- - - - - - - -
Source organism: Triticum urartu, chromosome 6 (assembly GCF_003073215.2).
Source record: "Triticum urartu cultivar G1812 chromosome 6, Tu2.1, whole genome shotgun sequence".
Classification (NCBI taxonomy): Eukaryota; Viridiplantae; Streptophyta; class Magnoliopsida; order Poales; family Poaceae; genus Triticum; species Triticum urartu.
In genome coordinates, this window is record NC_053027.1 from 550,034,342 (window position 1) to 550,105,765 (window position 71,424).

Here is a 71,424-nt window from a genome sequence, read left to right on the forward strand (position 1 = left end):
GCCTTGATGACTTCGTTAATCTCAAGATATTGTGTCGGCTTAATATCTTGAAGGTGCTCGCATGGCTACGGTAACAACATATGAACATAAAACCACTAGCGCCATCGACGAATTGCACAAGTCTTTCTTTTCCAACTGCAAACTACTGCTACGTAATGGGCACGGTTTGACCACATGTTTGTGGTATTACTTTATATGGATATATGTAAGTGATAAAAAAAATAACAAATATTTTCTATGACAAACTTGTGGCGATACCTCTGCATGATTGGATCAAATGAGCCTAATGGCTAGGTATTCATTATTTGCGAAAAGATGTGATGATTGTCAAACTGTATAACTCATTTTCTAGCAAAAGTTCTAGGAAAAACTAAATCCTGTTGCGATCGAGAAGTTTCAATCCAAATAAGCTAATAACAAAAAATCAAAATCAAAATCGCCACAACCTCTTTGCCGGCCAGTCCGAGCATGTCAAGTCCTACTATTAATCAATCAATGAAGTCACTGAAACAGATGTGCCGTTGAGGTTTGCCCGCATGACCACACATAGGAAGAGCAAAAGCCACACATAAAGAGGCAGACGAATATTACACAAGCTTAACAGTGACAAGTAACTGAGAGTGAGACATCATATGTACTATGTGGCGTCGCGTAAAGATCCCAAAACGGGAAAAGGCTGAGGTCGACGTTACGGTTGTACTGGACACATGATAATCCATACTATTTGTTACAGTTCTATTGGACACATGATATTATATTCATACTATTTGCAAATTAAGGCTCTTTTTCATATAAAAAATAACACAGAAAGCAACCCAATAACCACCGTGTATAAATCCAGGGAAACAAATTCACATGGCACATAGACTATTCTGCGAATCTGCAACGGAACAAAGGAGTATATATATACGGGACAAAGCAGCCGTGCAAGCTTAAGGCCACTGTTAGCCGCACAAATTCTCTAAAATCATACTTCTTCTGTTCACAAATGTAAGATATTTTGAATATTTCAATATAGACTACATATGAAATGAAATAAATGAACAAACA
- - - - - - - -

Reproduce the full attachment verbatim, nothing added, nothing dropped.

Source organism: Triticum urartu, chromosome 6 (assembly GCF_003073215.2).
Source record: "Triticum urartu cultivar G1812 chromosome 6, Tu2.1, whole genome shotgun sequence".
Classification (NCBI taxonomy): Eukaryota; Viridiplantae; Streptophyta; class Magnoliopsida; order Poales; family Poaceae; genus Triticum; species Triticum urartu.
In genome coordinates, this window is record NC_053027.1 from 550,034,342 (window position 1) to 550,105,765 (window position 71,424).

Here is a 71,424-nt window from a genome sequence, read left to right on the forward strand (position 1 = left end):
GCCTTGATGACTTCGTTAATCTCAAGATATTGTGTCGGCTTAATATCTTGAAGGTGCTCGCATGGCTACGGTAACAACATATGAACATAAAACCACTAGCGCCATCGACGAATTGCACAAGTCTTTCTTTTCCAACTGCAAACTACTGCTACGTAATGGGCACGGTTTGACCACATGTTTGTGGTATTACTTTATATGGATATATGTAAGTGATAAAAAAAATAACAAATATTTTCTATGACAAACTTGTGGCGATACCTCTGCATGATTGGATCAAATGAGCCTAATGGCTAGGTATTCATTATTTGCGAAAAGATGTGATGATTGTCAAACTGTATAACTCATTTTCTAGCAAAAGTTCTAGGAAAAACTAAATCCTGTTGCGATCGAGAAGTTTCAATCCAAATAAGCTAATAACAAAAAATCAAAATCAAAATCGCCACAACCTCTTTGCCGGCCAGTCCGAGCATGTCAAGTCCTACTATTAATCAATCAATGAAGTCACTGAAACAGATGTGCCGTTGAGGTTTGCCCGCATGACCACACATAGGAAGAGCAAAAGCCACACATAAAGAGGCAGACGAATATTACACAAGCTTAACAGTGACAAGTAACTGAGAGTGAGACATCATATGTACTATGTGGCGTCGCGTAAAGATCCCAAAACGGGAAAAGGCTGAGGTCGACGTTACGGTTGTACTGGACACATGATAATCCATACTATTTGTTACAGTTCTATTGGACACATGATATTATATTCATACTATTTGCAAATTAAGGCTCTTTTTCATATAAAAAATAACACAGAAAGCAACCCAATAACCACCGTGTATAAATCCAGGGAAACAAATTCACATGGCACATAGACTATTCTGCGAATCTGCAACGGAACAAAGGAGTATATATATACGGGACAAAGCAGCCGTGCAAGCTTAAGGCCACTGTTAGCCGCACAAATTCTCTAAAATCATACTTCTTCTGTTCACAAATGTAAGATATTTTGAATATTTCAATATAGACTACATATGAAATGAAATAAATGAACAAACA